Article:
listen to your horse - The Horse Forum
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post #1 of 14 Old 03-11-2015, 07:50 PM Thread Starter
Weanling
 
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listen to your horse

Taking one of the rescue horses to the round pen for some exercise and on the walk there he was just misbehaving something terrible. Very unusual for him. I was able to get his focus back on me and he was actually very good during exercise and more affectionate than usual when we were done.

I generally leave him in the round pen for a while to enjoy the sun so didn't move him back to his corral for another 30 minutes or so. On getting back to his corral I noticed (I probably should have noticed this the first time) that the other volunteers hadn't fed him!

No wonder he was misbehaving so much, he was hungry! I should have listened to him and I will next time.
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post #2 of 14 Old 03-11-2015, 09:58 PM
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I have done similar things. They tell us, we don't listen and then, being the amazing creatures they are, they continue to work and please us despite their discomfort. Thanks for sharing!

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post #3 of 14 Old 03-12-2015, 06:11 AM
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Being aware of your horse's emotions can be really beneficial. Sometimes we're just too pre-occupied with other things in our life, rather than being in the present moment with them. Good on ya Mark!
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post #4 of 14 Old 03-12-2015, 06:53 AM
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This reminds me of an amusing conversation that we had with our long time breeder friends many, many years ago when we were new to having horses at home. I casually mentioned that our mare got cranky when she was hungry, and our friend simply said "So do I". It's often very easy to over analyze horse behavior, and I've kept that simple response in the back of my mind for many years.
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post #5 of 14 Old 03-12-2015, 08:17 AM
Green Broke
 
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Good for you Mark, to pick up on this. Horses really hate to miss mealtimes.
I had a gelding once who had an tendon injury and was on rehabilitation. I rode him every morning for about 20 min at one point in his exercise program. I got up early gave him a light snack then cleaned stalls while he was eating then out for exercise. One morning I was late and had to skip the stall work in order to get to work on time. As I never ate before going to the barn I told him it wouldn't hurt for him to go out before eating just this once. He got a couple of mouthfuls while I was tacking up but apparently this was not enough in his opinion.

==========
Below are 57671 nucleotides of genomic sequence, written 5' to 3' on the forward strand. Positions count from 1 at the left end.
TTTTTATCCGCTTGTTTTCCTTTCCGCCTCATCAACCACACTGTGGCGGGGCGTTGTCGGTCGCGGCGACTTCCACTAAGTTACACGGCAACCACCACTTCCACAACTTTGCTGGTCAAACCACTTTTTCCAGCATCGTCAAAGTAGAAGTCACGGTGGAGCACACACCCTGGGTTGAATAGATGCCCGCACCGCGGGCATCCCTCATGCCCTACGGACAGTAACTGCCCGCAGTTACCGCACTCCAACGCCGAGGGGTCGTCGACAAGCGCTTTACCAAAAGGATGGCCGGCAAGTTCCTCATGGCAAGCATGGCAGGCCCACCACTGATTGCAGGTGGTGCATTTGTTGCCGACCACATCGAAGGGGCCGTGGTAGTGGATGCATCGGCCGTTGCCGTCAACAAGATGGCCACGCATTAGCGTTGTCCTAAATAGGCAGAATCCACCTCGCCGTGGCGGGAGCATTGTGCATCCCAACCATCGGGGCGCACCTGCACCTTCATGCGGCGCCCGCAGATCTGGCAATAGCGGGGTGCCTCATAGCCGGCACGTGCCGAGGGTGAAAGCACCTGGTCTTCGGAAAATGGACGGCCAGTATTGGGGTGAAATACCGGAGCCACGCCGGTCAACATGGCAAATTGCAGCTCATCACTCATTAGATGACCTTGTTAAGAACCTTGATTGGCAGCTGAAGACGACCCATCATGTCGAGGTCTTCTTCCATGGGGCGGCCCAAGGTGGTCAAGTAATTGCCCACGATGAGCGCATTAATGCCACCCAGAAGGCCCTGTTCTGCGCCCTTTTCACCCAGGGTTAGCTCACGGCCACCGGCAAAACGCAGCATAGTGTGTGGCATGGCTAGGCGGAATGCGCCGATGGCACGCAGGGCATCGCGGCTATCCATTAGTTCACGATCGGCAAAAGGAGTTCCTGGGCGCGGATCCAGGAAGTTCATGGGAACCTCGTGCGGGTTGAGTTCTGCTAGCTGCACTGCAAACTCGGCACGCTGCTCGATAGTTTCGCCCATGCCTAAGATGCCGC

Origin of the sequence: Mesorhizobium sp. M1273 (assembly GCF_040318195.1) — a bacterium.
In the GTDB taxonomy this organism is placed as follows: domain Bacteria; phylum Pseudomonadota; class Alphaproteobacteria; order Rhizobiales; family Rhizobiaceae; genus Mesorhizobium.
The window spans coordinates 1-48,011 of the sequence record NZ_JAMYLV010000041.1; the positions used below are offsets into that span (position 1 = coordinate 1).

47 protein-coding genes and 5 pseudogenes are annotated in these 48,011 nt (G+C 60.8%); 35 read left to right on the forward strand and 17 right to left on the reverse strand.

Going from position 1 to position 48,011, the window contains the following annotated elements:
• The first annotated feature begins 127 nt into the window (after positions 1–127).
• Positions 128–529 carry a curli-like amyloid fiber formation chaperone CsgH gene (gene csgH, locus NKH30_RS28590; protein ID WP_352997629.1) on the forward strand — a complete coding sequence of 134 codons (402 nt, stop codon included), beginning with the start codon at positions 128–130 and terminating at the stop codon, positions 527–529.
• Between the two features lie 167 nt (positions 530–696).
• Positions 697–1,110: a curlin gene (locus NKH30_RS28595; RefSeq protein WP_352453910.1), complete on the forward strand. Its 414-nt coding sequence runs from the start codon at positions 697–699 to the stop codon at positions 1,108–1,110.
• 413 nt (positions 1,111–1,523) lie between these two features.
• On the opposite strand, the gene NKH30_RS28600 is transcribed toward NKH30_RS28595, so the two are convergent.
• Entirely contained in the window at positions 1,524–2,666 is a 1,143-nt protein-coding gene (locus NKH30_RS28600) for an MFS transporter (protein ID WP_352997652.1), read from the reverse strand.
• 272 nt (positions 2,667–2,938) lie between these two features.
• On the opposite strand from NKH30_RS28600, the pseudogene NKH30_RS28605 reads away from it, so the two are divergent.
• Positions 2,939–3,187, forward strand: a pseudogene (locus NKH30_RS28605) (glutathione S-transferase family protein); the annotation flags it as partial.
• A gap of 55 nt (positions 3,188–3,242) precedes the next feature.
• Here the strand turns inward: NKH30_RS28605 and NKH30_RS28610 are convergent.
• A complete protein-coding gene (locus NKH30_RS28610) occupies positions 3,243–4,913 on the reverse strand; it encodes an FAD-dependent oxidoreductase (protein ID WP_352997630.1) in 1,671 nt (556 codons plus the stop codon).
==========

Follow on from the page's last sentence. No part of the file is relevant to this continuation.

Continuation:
This was an older guy, very well trained with no vices. He was so ticked with me as we were trotting along, him with his ears pinned back and suddenly he stopped dead and dropped his head down. I think his idea was to have me go over his head and he would go back to the barn. It didn't work and I laughed at him and told him to suck it up and we continued the short ride. He really did not like having to go out with out his breakfast.
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post #6 of 14 Old 03-12-2015, 10:58 AM
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While I agree with you that it's important to pay attention to the cues your horse is giving you, I expect a horse to behave even if it hasn't had lunch yet haha.
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post #7 of 14 Old 03-12-2015, 08:31 PM
Yearling
 
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And if you really listen carefully a horse might tell you about some of his past !

I have made some assumptions from cues in a horse's behavior and later, after talking to the right people I found out they were correct
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post #8 of 14 Old 03-12-2015, 11:16 PM
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Yes. :)

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post #9 of 14 Old 03-13-2015, 01:12 AM
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My horse used to balk and then if urged to go further she would paw at the ground with increasing violence until she would drop down to her elbows kind of in a downward dog position. I had many "trainers" try to work with her and they got the same result. I had vets check her. Eventually I found out it was saddle fit and she hasn't done it since I got her a saddle made just for her uneven withers and shoulders.
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post #10 of 14 Old 03-13-2015, 09:55 PM
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Last summer I was out riding in the woods (no real defined path). My mare suddenly stopped and refused to go any further. We were going north. I could turn her and go east or west, but she would not continue north. Out of curiosity, I turned east and continued for a few yards before turning north again. Once again, the brakes engaged. I headed off ten yards west, tried to turn north again. But, you guessed it, hit the brakes again. Now, this was our first real trail ride together. She had never, in the three months I had had her at that point, refused anything. Sometimes she hesitated, but she never ever outright refused. I could tell that she was trying to tell me something, but I couldn't quite tell what. She drew a line for me the whole way to the tree line and very clearly declared it a no passing zone. Fortunately I decided to trust her. There turned out to be a bear living in there. Fortunately it has since been served its...erm...permanent eviction notice as that patch of woods is right next to where the new pastures need to go.
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